Now hear this!!! We had our own family business. Then came the "lawful requirements" imposed by the State of California...Requirements that financially were outrageous and totally not reflected to a SMALL operation. We hired teens to work and we taught them a "life time job". We did leave some go for lack of application. But on the whole they worked to our satisfaction. It was the no brain statutes passed to collect more and more taxes and reflected the lack of knowledge by the legislature about the running of a business. That is what is breaking the small business..The small business that was the ground school for teaching young people trades that will carry them to a better future.
40 weeks ago
40 weeks ago Link To Comment
Indeed, this article describes what I'm seeing all around me every day. The oldsters complain about teens being spoiled and lazy and addicted to all their electronic gadgets, and this may all be true, but it's also irrelevant. The real problem is that for every reason you mentioned (and then some), THERE ARE NO ENTRY-LEVEL JOBS. Period.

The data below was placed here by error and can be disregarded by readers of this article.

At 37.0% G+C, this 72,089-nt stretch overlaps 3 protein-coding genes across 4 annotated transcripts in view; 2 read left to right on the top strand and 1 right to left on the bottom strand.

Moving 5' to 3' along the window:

There are no paper routes, no roofing jobs, no carpeting jobs, no fast food jobs, no jobs pumping gas, no jobs at the cinema, no jobs for teens, period; even a lot of adults can't get these jobs. What the minimum wage laws and salutory neglect toward illegal immigration haven't destroyed, the government busybodies are rapidly regulating to death. As noted elsewhere on this site, sophisticated machines will soon be replacing fast food workers, and very few workers will be needed to operate and maintain those machines. I also strongly suspect this is not the only field in which machines will eventually replace humans.

My proposed solution? Deregulate, throw the government nannies out, and abolish those evil minimum wage laws. This is for the short term. For the long term, start training teens how to make a living off of the machines; somebody still has to build and own and operate them, you know, in addition to repairing and maintaining them. With all the gadgets kids are using these days, this kind of technical training shouldn't be too difficult for them to master.
41 weeks ago
41 weeks ago Link To Comment
All Comments   (97)
All Comments   (97)
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The value of a job is related to how much education it takes to perform the job. If you can learn it in a few minutes, it's a minimum wage [and knowledge] job.
39 weeks ago
39 weeks ago Link To Comment
I would like to add one example of the difference between at least some American youths and those who come LEGALLY from another country:

My step-son arrived from P.R. China this past June 2013. He is 22, but was in a similar situation as most American teens, and certainly American college students. Although he has a college degree, it is in "Japanese language and culture" -- a degree promoted by the Chinese government, but which held no job potential even in China, and less here in the U.S.